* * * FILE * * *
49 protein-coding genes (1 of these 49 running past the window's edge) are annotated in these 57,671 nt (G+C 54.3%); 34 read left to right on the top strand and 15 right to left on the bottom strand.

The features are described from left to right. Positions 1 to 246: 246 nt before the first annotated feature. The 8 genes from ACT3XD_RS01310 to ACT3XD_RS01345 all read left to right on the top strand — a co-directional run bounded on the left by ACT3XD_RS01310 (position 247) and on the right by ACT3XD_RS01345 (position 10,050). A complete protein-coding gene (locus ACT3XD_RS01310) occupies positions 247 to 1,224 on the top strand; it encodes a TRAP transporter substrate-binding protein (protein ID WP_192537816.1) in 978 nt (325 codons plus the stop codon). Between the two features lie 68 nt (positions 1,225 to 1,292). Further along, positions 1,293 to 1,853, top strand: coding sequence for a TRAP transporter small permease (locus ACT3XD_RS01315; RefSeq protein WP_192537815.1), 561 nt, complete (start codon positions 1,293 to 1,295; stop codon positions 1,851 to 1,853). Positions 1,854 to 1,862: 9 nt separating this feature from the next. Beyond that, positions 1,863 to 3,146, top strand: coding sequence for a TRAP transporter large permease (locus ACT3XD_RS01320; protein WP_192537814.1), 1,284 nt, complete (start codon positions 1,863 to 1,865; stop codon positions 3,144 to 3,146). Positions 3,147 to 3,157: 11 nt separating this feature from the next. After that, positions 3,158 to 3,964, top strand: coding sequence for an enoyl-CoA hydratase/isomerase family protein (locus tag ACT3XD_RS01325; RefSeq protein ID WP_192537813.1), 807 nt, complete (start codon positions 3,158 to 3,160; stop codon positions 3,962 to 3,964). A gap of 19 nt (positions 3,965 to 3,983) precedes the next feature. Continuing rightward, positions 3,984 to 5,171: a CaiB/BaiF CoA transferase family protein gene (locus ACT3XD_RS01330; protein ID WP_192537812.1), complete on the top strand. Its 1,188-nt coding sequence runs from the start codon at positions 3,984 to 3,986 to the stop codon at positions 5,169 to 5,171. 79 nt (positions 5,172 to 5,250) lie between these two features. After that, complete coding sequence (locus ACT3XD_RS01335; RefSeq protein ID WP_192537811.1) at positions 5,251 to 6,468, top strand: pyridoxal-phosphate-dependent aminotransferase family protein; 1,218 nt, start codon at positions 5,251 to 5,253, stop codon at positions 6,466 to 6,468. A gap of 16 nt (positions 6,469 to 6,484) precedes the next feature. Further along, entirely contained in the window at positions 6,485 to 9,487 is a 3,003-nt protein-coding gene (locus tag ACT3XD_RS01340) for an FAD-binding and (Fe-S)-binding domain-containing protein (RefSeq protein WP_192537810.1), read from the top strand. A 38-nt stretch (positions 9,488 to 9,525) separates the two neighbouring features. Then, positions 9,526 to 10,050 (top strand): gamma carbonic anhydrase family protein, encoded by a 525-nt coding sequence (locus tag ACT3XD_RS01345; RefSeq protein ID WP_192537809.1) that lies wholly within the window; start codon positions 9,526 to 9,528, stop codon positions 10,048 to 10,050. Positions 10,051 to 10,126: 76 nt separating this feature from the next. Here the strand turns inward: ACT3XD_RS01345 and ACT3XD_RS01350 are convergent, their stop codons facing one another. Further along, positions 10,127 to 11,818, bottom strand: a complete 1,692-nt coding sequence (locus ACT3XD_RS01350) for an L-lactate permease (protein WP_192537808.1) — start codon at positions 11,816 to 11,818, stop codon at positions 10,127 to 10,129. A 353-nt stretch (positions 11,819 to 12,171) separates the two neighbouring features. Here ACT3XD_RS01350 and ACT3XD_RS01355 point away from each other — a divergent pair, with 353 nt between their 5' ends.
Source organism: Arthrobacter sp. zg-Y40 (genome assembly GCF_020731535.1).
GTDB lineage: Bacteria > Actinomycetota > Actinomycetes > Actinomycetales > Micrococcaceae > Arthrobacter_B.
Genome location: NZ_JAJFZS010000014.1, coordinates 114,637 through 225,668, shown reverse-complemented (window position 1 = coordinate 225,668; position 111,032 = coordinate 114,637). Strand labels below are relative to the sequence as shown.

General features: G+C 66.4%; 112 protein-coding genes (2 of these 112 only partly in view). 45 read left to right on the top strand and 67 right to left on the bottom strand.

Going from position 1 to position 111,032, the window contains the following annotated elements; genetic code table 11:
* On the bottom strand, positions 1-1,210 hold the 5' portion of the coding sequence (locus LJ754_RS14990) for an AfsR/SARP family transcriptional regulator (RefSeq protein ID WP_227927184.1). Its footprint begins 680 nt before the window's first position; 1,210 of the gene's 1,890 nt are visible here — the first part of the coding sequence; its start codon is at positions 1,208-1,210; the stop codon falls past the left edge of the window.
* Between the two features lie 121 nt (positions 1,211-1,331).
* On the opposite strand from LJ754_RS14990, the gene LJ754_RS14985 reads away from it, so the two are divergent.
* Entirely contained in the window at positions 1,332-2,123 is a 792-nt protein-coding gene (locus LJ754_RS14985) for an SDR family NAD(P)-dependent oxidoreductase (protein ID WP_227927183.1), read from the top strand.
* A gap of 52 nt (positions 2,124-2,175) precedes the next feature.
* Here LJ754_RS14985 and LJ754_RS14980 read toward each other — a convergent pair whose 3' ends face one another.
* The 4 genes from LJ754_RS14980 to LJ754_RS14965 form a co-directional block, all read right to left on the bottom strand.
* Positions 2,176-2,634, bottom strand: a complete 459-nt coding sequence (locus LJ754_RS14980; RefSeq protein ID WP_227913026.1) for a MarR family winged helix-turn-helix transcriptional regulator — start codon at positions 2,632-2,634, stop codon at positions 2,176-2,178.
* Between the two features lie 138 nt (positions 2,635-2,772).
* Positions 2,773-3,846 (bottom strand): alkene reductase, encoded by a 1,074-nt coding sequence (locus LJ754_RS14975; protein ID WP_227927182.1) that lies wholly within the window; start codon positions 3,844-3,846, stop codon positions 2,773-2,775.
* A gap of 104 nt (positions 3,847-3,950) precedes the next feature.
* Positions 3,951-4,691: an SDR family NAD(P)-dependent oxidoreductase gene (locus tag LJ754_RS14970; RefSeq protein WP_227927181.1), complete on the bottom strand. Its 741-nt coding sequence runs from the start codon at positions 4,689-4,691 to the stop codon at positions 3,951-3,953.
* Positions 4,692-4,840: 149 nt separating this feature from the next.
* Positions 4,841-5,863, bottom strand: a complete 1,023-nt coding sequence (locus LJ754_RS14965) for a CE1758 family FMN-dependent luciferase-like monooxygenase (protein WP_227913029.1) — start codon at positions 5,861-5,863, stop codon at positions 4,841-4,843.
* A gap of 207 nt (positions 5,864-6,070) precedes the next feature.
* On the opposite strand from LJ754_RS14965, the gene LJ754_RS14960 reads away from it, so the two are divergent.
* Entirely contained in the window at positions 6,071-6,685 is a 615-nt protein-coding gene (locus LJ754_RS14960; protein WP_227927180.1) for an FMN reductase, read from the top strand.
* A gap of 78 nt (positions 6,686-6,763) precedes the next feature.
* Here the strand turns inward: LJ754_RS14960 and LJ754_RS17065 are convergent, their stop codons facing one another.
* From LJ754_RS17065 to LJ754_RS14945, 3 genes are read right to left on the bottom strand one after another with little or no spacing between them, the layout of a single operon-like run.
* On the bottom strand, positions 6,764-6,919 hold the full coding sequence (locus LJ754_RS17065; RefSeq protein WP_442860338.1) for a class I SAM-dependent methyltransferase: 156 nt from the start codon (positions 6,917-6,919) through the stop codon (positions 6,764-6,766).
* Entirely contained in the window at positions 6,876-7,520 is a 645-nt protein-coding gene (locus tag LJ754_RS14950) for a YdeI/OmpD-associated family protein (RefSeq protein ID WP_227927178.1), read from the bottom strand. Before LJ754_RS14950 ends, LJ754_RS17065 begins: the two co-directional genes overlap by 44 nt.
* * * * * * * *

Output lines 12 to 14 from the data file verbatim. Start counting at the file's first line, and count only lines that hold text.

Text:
* A gap of 52 nt (positions 2,124-2,175) precedes the next feature.
* Here LJ754_RS14985 and LJ754_RS14980 read toward each other — a convergent pair whose 3' ends face one another.
* The 4 genes from LJ754_RS14980 to LJ754_RS14965 form a co-directional block, all read right to left on the bottom strand.